I guess when I get time to chill, this is what happens.  My old boss from the nursery, Bob Brown used to say the same thing. You go hell for leather with work, and when you come to stop and get a bit of rest illness kicks in! So odd, and so annoying and maybe a reminder to ones self to take more breathers during production. Gah!

Anyway, I'm all good today and looking forward to the weekend.  I gotta rest up as next week will more than likely be a bit mad.

Thanks for reading 

Thursday, 2 May 2013

Hues of Blues

Above - from the left 'Inches Lane, St. Ives Bay, Ethereal Seas

I've been playing with colour and am on a new journey to explore once again the beauty of natural colourants.  First up are the blues.  I just acquired a small jar of the real deal - Lapis Lazuli (pron: Lap-iss-Laz-zew-ly/lee) powder.  I have been a user of Ultramarine blue for a number of years and have always been impressed with the results, but not with the sulphur aroma, which wafts out of newly un-moulded soap.
Kudos goes first and foremost to Heidi from Bodygoodies, an incredible soaper and soaping friend and somebody who inspires me to always do better and to make better and to strive to only ever offer my customers the absolute best.  She is the only other soaper I have seen use it successfully.  Many others claim to be using it but from what I've read, they are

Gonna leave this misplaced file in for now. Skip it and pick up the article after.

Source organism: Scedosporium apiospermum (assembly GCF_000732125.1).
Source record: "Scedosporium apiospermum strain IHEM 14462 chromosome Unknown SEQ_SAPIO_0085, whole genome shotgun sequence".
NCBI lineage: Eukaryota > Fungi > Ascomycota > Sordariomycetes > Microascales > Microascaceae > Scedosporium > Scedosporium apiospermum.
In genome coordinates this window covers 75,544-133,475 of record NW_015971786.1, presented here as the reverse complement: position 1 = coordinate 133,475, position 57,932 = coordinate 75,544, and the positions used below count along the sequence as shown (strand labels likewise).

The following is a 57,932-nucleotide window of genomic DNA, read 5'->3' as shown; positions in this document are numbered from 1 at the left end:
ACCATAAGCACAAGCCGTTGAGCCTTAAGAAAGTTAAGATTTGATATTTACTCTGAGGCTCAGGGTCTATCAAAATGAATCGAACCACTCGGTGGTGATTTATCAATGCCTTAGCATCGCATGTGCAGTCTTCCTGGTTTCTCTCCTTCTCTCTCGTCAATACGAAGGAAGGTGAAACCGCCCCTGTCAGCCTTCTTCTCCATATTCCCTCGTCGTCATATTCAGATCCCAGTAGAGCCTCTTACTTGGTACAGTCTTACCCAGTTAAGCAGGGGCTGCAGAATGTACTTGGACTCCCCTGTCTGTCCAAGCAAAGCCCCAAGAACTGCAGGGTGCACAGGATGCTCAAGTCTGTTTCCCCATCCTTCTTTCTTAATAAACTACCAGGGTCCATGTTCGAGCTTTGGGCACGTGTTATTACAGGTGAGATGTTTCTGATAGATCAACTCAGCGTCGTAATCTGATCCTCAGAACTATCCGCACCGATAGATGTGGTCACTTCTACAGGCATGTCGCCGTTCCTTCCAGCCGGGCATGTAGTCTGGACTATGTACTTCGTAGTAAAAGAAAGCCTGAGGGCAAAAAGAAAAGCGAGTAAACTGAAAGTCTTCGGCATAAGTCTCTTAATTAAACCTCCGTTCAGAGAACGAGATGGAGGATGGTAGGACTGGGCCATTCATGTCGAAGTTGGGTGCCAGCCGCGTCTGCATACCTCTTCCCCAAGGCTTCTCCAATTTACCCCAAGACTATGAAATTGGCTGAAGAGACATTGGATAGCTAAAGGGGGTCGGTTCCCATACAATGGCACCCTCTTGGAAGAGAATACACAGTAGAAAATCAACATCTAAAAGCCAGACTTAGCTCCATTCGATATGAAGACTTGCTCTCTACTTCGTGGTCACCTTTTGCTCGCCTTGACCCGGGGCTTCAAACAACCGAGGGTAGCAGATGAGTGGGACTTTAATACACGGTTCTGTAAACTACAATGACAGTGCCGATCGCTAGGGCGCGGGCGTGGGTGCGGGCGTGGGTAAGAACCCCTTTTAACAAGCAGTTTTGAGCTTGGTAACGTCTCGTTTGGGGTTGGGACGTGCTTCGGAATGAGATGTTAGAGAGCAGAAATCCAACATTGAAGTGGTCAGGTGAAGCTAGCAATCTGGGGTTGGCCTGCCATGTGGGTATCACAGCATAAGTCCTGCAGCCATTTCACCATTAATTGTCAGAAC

mis-guided in their knowledge of what Ultramarine 
blue actually is.
Off the top of my head (and after just reading about it once more to refresh the old brain), synthetic Ultramarine blue is not made from Lapis.  It is made out of a combination of several different ingredients (kaolin/china clay, coal or wood, charcoal, soda ash, silica & sulphur), which are then fired in a kiln until red hot (literally glowing red), the resultant mix is then washed to remove any sodium sulfate and is then ground to the fine powder that soapers know and love.
Lapis on the other hand is made by mixing the ground stone with wax and a diluted lye solution.  If memory serves, this makes a kind of paste/dough, which is kneaded in water until the resultant blue crystals are washed out and collected ready to be ground up again into a fine powder, which tends to be used more by artists than soapers.
Whilst both practices for obtaining these powders are a tad confusing, I am intrigued by the science of it all and will continue on with my research on this subject.